SMT-Based Analysis of Virtually Synchronous Distributed Hybrid Systems

Kyungmin Bae, Peter Csaba Ölveczky, Soonho Kong, Sicun Gao, Edmund M. Clarke
2016 Proceedings of the 19th International Conference on Hybrid Systems: Computation and Control - HSCC '16  
This paper presents general techniques for verifying virtually synchronous distributed control systems with interconnected physical environments. Such cyber-physical systems (CPSs) are notoriously hard to verify, due to their combination of nontrivial continuous dynamics, network delays, imprecise local clocks, asynchronous communication, etc. To simplify their analysis, we first extend the PALS methodology-that allows to abstract from the timing of events, asynchronous communication, network
more » ... lays, and imprecise clocks, as long as the infrastructure guarantees bounds on the network delays and clock skews-from real-time to hybrid systems. We prove a bisimulation equivalence between Hybrid PALS synchronous and asynchronous models. We then show how various verification problems for synchronous Hybrid PALS models can be reduced to SMT solving over nonlinear theories of the real numbers. We illustrate the Hybrid PALS modeling and verification methodology on a number of CPSs, including a control system for turning an airplane. Keywords Distributed hybrid systems; SMT; synchronizers; PALS To summarize, the new contributions in this paper (also compared to [5] ) are: (i) more refined and complete Hybrid PALS models; (ii) a bisimulation result between synchronous and asynchronous Hybrid PALS models; (iii) general SMT techniques for analyzing synchronous Hybrid PALS models (as opposed to showing only concrete analysis of toy examples in [5]); and (iv) illustrating the effectiveness of Hybrid PALS and the proposed verification methodology on complex examples and hybrid systems benchmarks. The rest of the paper is organized as follows. Section 2 discusses related work. Section 3 gives a background on PALS. Section 4 introduces Hybrid PALS. Section 5 shows SMT encodings for Hybrid PALS models and their analysis. Section 6 gives an overview of the Hybrid PALS case studies. Finally, Section 7 gives some concluding remarks. PALS [1, 3, 15] targets distributed real-time systems, whose absence of continuous behaviors means that the timing of events, and hence local clocks, can be abstracted away in the synchronous models, which can therefore be verified by standard model checking techniques. In contrast, (synchronous) Hybrid PALS models must take both continuous behaviors and clock skews into account and therefore cannot be analyzed using such techniques for discrete systems. RELATED WORK The initial steps towards a hybrid extension of PALS were taken in [5] . However, the formal models of Hybrid PALS in [5] are very different from the models in this work, so that a bisimulation equivalence could not be provided in [5] . In this paper, Hybrid PALS models are significantly redefined to obtain a bisimulation between synchronous and distributed hybrid models, and to allow more general sampling and response times of sensors and actuators. For example, components in the same synchronous state may have different local times in [5] , but those times are synchronized in this paper to properly model the continuous behavior for tightly coupled environments. Furthermore, [5] shows that two interconnected thermostats can be verified using dReal, but does not present general SMT techniques for analyzing synchronous Hybrid PALS models. Our case studies on networks of identical hybrid systems are related to symmetry-reduction approaches for networks of timed or hybrid automata (e.g., [6, 11, 13] ), and their compositional analysis for any number of identical processes is related to [12] . Such work uses hybrid or timed automata where communication is specified using joint synchronous actions, whereas our work focuses on time-triggered systems with nonlinear dynamics where communication is governed by real-time constraints, taking into account network delays, execution times, and clock skews, and where the local environments of tightly coupled components continuously interact with each other. In addition, Hybrid PALS considers general virtually synchronous distributed hybrid systems (e.g., the airplane example in our paper), besides symmetric distributed hybrid systems. PRELIMINARIES ON PALS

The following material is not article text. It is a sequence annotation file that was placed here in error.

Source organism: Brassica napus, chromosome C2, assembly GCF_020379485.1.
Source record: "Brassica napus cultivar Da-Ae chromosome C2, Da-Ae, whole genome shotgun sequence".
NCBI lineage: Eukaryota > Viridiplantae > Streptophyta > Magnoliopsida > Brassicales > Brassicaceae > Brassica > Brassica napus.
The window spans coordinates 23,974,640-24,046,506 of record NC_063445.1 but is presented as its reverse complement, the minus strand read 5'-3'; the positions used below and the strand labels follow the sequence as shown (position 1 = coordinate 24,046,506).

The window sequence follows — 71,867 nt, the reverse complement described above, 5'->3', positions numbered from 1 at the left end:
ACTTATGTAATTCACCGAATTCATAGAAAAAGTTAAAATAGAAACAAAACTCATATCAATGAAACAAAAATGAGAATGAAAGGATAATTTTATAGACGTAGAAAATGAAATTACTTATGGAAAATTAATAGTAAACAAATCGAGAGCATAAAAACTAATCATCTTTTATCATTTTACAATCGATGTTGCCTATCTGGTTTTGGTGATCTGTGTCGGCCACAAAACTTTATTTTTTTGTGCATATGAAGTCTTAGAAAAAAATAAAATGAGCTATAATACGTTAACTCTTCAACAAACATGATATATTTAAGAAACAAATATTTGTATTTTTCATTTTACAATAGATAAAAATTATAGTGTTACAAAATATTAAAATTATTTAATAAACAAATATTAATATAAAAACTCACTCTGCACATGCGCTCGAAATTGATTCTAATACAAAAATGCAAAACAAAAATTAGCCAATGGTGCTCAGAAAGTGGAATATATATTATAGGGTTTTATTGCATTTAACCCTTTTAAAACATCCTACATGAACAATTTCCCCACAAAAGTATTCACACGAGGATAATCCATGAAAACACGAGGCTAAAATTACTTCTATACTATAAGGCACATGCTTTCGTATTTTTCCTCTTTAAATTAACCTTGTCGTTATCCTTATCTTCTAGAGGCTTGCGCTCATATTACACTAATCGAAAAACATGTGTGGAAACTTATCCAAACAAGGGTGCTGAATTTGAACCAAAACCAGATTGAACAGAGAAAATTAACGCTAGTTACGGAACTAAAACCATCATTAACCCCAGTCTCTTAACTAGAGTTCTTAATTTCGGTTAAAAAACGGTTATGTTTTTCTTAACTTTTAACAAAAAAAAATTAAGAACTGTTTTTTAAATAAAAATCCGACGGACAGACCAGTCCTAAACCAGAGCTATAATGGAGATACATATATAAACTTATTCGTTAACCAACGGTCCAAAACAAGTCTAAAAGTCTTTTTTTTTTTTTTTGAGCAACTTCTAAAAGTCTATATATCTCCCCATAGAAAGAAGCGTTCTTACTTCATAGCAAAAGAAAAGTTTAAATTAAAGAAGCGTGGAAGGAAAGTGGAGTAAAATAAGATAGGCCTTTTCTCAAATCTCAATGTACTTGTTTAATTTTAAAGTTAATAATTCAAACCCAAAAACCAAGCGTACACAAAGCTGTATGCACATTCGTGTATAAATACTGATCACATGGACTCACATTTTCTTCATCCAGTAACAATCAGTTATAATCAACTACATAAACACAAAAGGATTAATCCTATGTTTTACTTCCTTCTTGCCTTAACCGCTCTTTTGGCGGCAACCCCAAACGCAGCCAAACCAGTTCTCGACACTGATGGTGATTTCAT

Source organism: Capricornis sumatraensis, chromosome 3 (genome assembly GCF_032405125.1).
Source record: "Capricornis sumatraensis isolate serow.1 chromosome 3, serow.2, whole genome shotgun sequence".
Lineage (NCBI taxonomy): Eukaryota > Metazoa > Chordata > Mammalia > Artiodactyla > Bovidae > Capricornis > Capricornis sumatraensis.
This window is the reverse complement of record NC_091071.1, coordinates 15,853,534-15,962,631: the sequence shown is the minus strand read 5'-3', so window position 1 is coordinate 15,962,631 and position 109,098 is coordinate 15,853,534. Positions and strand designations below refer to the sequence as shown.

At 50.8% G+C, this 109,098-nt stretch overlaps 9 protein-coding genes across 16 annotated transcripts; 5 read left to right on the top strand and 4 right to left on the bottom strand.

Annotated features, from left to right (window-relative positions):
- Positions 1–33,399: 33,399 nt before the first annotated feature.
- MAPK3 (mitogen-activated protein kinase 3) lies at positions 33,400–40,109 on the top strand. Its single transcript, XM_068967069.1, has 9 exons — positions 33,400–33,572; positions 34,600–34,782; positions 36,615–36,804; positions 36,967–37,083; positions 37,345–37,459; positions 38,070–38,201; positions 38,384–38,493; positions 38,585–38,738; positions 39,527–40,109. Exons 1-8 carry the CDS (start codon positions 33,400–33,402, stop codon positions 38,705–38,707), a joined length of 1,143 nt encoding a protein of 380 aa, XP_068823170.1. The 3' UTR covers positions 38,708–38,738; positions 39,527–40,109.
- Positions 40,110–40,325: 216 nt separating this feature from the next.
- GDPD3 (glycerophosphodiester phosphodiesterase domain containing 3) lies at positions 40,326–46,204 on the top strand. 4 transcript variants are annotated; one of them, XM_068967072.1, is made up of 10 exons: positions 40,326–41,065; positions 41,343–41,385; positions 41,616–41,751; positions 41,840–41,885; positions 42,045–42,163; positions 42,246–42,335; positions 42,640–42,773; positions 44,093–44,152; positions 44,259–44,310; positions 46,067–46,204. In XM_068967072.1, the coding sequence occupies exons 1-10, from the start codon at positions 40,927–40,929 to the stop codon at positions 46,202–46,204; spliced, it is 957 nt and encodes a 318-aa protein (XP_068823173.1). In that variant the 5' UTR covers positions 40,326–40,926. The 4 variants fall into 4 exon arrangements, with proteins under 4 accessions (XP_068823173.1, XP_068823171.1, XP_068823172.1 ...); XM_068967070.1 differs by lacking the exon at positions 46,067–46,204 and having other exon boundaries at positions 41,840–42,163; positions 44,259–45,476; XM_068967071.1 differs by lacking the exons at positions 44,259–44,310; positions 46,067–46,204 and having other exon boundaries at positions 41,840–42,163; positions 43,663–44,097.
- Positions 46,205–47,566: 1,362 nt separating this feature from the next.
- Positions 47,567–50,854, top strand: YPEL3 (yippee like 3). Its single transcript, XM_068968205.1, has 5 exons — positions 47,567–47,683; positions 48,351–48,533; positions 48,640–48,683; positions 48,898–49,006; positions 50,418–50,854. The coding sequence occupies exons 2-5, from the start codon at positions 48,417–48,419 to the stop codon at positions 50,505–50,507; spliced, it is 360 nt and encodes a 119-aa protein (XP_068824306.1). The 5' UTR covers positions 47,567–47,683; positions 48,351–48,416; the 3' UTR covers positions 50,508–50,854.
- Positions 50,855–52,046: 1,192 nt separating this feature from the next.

doi:10.1145/2883817.2883849 dblp:conf/hybrid/BaeOKGC16 fatcat:gxsicqecpfhixk6oh22moh7diu